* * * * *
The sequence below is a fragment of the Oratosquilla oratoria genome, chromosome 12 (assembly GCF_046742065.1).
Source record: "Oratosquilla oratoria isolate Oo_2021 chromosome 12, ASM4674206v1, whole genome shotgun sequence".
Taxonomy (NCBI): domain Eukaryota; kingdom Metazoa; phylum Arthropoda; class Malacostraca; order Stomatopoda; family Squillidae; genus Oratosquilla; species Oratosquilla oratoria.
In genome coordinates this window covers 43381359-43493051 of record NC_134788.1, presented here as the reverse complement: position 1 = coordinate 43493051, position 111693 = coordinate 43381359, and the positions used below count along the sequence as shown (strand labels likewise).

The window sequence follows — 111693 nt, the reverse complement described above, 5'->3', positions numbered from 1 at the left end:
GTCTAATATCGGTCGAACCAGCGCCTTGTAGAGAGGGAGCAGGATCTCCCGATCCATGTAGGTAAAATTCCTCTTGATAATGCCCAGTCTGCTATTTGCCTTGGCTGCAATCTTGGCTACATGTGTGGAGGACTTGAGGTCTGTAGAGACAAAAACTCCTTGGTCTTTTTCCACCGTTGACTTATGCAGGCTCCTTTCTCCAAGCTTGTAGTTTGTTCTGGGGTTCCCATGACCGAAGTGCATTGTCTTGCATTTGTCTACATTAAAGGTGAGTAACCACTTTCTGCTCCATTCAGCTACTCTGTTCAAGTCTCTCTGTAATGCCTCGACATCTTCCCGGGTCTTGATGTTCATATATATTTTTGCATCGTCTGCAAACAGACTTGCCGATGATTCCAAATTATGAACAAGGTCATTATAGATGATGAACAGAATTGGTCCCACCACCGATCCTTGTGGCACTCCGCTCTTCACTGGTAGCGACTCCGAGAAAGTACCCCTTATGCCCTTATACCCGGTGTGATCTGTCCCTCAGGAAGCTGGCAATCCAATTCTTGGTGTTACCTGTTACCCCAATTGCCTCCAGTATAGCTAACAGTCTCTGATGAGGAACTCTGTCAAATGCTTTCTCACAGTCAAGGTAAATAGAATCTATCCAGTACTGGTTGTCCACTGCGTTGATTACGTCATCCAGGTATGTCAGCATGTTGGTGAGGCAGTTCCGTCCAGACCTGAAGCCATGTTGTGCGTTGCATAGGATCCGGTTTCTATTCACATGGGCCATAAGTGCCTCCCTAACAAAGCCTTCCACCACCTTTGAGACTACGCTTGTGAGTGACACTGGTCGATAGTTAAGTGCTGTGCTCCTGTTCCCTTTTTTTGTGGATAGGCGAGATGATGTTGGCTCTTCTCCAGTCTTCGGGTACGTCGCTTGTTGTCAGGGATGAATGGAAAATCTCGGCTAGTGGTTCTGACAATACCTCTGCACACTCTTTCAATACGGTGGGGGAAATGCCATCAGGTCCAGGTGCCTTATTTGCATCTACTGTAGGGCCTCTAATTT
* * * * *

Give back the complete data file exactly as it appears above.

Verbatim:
The sequence below is a fragment of the Oratosquilla oratoria genome, chromosome 12 (assembly GCF_046742065.1).
Source record: "Oratosquilla oratoria isolate Oo_2021 chromosome 12, ASM4674206v1, whole genome shotgun sequence".
Taxonomy (NCBI): domain Eukaryota; kingdom Metazoa; phylum Arthropoda; class Malacostraca; order Stomatopoda; family Squillidae; genus Oratosquilla; species Oratosquilla oratoria.
In genome coordinates this window covers 43381359-43493051 of record NC_134788.1, presented here as the reverse complement: position 1 = coordinate 43493051, position 111693 = coordinate 43381359, and the positions used below count along the sequence as shown (strand labels likewise).

The window sequence follows — 111693 nt, the reverse complement described above, 5'->3', positions numbered from 1 at the left end:
GTCTAATATCGGTCGAACCAGCGCCTTGTAGAGAGGGAGCAGGATCTCCCGATCCATGTAGGTAAAATTCCTCTTGATAATGCCCAGTCTGCTATTTGCCTTGGCTGCAATCTTGGCTACATGTGTGGAGGACTTGAGGTCTGTAGAGACAAAAACTCCTTGGTCTTTTTCCACCGTTGACTTATGCAGGCTCCTTTCTCCAAGCTTGTAGTTTGTTCTGGGGTTCCCATGACCGAAGTGCATTGTCTTGCATTTGTCTACATTAAAGGTGAGTAACCACTTTCTGCTCCATTCAGCTACTCTGTTCAAGTCTCTCTGTAATGCCTCGACATCTTCCCGGGTCTTGATGTTCATATATATTTTTGCATCGTCTGCAAACAGACTTGCCGATGATTCCAAATTATGAACAAGGTCATTATAGATGATGAACAGAATTGGTCCCACCACCGATCCTTGTGGCACTCCGCTCTTCACTGGTAGCGACTCCGAGAAAGTACCCCTTATGCCCTTATACCCGGTGTGATCTGTCCCTCAGGAAGCTGGCAATCCAATTCTTGGTGTTACCTGTTACCCCAATTGCCTCCAGTATAGCTAACAGTCTCTGATGAGGAACTCTGTCAAATGCTTTCTCACAGTCAAGGTAAATAGAATCTATCCAGTACTGGTTGTCCACTGCGTTGATTACGTCATCCAGGTATGTCAGCATGTTGGTGAGGCAGTTCCGTCCAGACCTGAAGCCATGTTGTGCGTTGCATAGGATCCGGTTTCTATTCACATGGGCCATAAGTGCCTCCCTAACAAAGCCTTCCACCACCTTTGAGACTACGCTTGTGAGTGACACTGGTCGATAGTTAAGTGCTGTGCTCCTGTTCCCTTTTTTTGTGGATAGGCGAGATGATGTTGGCTCTTCTCCAGTCTTCGGGTACGTCGCTTGTTGTCAGGGATGAATGGAAAATCTCGGCTAGTGGTTCTGACAATACCTCTGCACACTCTTTCAATACGGTGGGGGAAATGCCATCAGGTCCAGGTGCCTTATTTGCATCTACTGTAGGGCCTCTAATTT